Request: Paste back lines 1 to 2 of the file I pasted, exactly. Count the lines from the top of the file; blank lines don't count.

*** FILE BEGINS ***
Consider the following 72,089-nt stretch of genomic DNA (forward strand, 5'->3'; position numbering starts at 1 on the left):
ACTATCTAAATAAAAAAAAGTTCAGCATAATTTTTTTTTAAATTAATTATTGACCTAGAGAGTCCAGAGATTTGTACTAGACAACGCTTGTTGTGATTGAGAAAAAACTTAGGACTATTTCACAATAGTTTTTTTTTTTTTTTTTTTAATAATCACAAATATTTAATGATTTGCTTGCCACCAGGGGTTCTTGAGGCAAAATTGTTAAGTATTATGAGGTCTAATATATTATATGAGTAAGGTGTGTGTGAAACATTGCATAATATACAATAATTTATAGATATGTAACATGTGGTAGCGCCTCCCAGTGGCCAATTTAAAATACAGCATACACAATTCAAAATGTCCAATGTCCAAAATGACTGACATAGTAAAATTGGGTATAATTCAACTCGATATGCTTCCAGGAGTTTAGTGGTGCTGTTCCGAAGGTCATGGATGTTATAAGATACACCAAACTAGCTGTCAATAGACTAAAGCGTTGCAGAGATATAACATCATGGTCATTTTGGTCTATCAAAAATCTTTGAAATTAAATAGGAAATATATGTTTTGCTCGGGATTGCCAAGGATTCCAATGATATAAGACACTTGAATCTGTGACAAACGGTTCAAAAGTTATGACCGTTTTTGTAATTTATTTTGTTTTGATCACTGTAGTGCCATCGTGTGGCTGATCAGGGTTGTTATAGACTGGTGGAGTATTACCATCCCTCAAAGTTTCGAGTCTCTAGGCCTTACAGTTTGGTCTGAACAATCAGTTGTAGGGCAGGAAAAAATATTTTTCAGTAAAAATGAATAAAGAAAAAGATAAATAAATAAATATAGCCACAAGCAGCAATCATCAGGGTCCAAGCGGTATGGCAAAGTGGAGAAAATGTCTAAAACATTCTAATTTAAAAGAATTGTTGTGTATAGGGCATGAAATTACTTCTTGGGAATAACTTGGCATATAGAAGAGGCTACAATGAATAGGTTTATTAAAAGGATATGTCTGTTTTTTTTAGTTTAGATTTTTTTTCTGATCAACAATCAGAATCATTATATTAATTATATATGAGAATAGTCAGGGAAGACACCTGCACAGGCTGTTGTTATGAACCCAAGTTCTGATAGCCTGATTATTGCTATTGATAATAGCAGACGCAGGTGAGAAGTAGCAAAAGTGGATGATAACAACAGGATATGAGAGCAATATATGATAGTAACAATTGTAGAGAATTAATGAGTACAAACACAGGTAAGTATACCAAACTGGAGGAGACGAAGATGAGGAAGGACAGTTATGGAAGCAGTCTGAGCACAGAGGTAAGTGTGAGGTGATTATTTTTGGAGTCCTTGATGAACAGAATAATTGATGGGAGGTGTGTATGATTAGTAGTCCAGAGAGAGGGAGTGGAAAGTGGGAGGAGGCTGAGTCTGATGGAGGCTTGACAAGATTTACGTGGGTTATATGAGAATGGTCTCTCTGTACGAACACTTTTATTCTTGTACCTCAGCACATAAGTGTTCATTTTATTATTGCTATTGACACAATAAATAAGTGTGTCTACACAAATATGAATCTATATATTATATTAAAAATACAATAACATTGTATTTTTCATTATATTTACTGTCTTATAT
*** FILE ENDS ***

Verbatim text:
Consider the following 72,089-nt stretch of genomic DNA (forward strand, 5'->3'; position numbering starts at 1 on the left):
ACTATCTAAATAAAAAAAAGTTCAGCATAATTTTTTTTTAAATTAATTATTGACCTAGAGAGTCCAGAGATTTGTACTAGACAACGCTTGTTGTGATTGAGAAAAAACTTAGGACTATTTCACAATAGTTTTTTTTTTTTTTTTTTTAATAATCACAAATATTTAATGATTTGCTTGCCACCAGGGGTTCTTGAGGCAAAATTGTTAAGTATTATGAGGTCTAATATATTATATGAGTAAGGTGTGTGTGAAACATTGCATAATATACAATAATTTATAGATATGTAACATGTGGTAGCGCCTCCCAGTGGCCAATTTAAAATACAGCATACACAATTCAAAATGTCCAATGTCCAAAATGACTGACATAGTAAAATTGGGTATAATTCAACTCGATATGCTTCCAGGAGTTTAGTGGTGCTGTTCCGAAGGTCATGGATGTTATAAGATACACCAAACTAGCTGTCAATAGACTAAAGCGTTGCAGAGATATAACATCATGGTCATTTTGGTCTATCAAAAATCTTTGAAATTAAATAGGAAATATATGTTTTGCTCGGGATTGCCAAGGATTCCAATGATATAAGACACTTGAATCTGTGACAAACGGTTCAAAAGTTATGACCGTTTTTGTAATTTATTTTGTTTTGATCACTGTAGTGCCATCGTGTGGCTGATCAGGGTTGTTATAGACTGGTGGAGTATTACCATCCCTCAAAGTTTCGAGTCTCTAGGCCTTACAGTTTGGTCTGAACAATCAGTTGTAGGGCAGGAAAAAATATTTTTCAGTAAAAATGAATAAAGAAAAAGATAAATAAATAAATATAGCCACAAGCAGCAATCATCAGGGTCCAAGCGGTATGGCAAAGTGGAGAAAATGTCTAAAACATTCTAATTTAAAAGAATTGTTGTGTATAGGGCATGAAATTACTTCTTGGGAATAACTTGGCATATAGAAGAGGCTACAATGAATAGGTTTATTAAAAGGATATGTCTGTTTTTTTTAGTTTAGATTTTTTTTCTGATCAACAATCAGAATCATTATATTAATTATATATGAGAATAGTCAGGGAAGACACCTGCACAGGCTGTTGTTATGAACCCAAGTTCTGATAGCCTGATTATTGCTATTGATAATAGCAGACGCAGGTGAGAAGTAGCAAAAGTGGATGATAACAACAGGATATGAGAGCAATATATGATAGTAACAATTGTAGAGAATTAATGAGTACAAACACAGGTAAGTATACCAAACTGGAGGAGACGAAGATGAGGAAGGACAGTTATGGAAGCAGTCTGAGCACAGAGGTAAGTGTGAGGTGATTATTTTTGGAGTCCTTGATGAACAGAATAATTGATGGGAGGTGTGTATGATTAGTAGTCCAGAGAGAGGGAGTGGAAAGTGGGAGGAGGCTGAGTCTGATGGAGGCTTGACAAGATTTACGTGGGTTATATGAGAATGGTCTCTCTGTACGAACACTTTTATTCTTGTACCTCAGCACATAAGTGTTCATTTTATTATTGCTATTGACACAATAAATAAGTGTGTCTACACAAATATGAATCTATATATTATATTAAAAATACAATAACATTGTATTTTTCATTATATTTACTGTCTTATAT